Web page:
The collective of all the members is the Parliament and represents all the people of Canada. The Government is answerable to the Parliament, and it governs at the pleasure of the Parliament. If the Government loses the confidence of Parliament, it can no longer govern and it is then up to the Governor General, as the Queen of Canada's representative to determine whether Her Majesty's Loyal Opposition can secure the support (majority of the members) of the parliament to form a new government, or whether an election needs to be called.
The governing majority doesn't have to be from one party. It can be a coalition of parties.
So far in Canadian history there has been only one coalition goverment. It was a coaltion formed by (you guessed it) the Conservatives.
The current suspension of our democracy has nothing to do with whether the Conservative Party is right wing (by USA standards they are more centrist than right wing).
And it has nothing to do with whether the coalition is left wing, or socialist, or separtist.
It has nothing to do with Harper trying to legistlate the destruction of all opposition parties.
It has nothing to do with Harper trying to legislate against women having the right to equal pay for equal work.
It has nothing to do with Harper saying that the votes of members of parliament elected by the Canadian people of Quebec don't count.
It has nothing to do with the Liberal leader being an inept weenie who couldn't lead his way out of a wet paper bag.
It has nothing to do with a coaltion of any party with any other parties.
These are ALL issues that ought rightly be decided and resolved by a majority vote in the Parliament and NONE of these issues is the cause of the current crisis in Canada.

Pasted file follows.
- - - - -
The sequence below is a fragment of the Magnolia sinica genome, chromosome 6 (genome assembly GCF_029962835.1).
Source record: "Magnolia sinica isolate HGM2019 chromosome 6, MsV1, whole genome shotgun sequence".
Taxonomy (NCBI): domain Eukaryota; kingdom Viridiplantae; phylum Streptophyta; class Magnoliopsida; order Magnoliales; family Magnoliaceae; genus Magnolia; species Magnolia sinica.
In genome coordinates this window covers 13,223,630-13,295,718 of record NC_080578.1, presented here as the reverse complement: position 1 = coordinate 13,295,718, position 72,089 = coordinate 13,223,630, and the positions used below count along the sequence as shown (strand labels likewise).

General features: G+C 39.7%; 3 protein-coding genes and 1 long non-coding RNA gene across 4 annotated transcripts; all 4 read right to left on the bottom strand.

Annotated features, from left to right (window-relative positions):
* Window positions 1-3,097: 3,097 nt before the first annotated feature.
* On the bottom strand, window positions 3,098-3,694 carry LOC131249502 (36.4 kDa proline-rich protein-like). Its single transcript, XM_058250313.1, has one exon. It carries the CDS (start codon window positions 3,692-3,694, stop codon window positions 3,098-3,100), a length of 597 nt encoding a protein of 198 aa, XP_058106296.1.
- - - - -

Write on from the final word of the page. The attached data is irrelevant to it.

The crisis has ONLY to do with a rogue government that decided it was not accountable to the people's Parliament and so it locked the doors in the face of a vote they were likely to lose.
The traitor Harper has joined the ranks of Mugabe, Hussein, and Hilter and in one self serving act has turned the country into a banana republic.
Friday, December 5, 2008
Normally (whatever that is) I like to work with two of the same colour to match up the patterns in the two socks. With a single ball, I simply start the second sock wherever the first finished off.
Austermann Step colour # 05. From the original series of 6 when the Step yarns were first introduced.
This pair is sized Medium + Low Pressure, which is to say no hem top and no ribbing. Simply a 3:1 mock rib to hold the leg up (without the pressure of purl stitches against the leg). The top rolls but does not roll down the leg.
This is a great pattern for anyone with special sensitivities or circulation issues.
The Step yarn is 70% wool and 30% nylon, and is infused with Joboba Oil and Aloa Vera. The only special laundering treatment required is to not use fabric softener, which will destroy the oils.
Austermann claims the oils should survice 40 washes if properly handled.
It certainly is a soft luxury yarn.
I do find a bit of residue on my cylinder after knitting several pairs. So I like to knit 'a bunch' and then clean the cylinder with turpentine before switching back to other yarns. I don't think this would be necessary after knitting merely a dozen or so pairs.
Austermann Step colour # 22.
The pair is sized Large Low Pressure. For this pair I've done a 5:1 mock rib on the 72 cylinder, instead of a 3:1 as for the M+.
Austermann Step colour # 17 is also sized Large Low Pressure.
There is a light colour fade mid foot on the left socks. Maybe not a huge thing, but I don't like when that occurs in a yarn.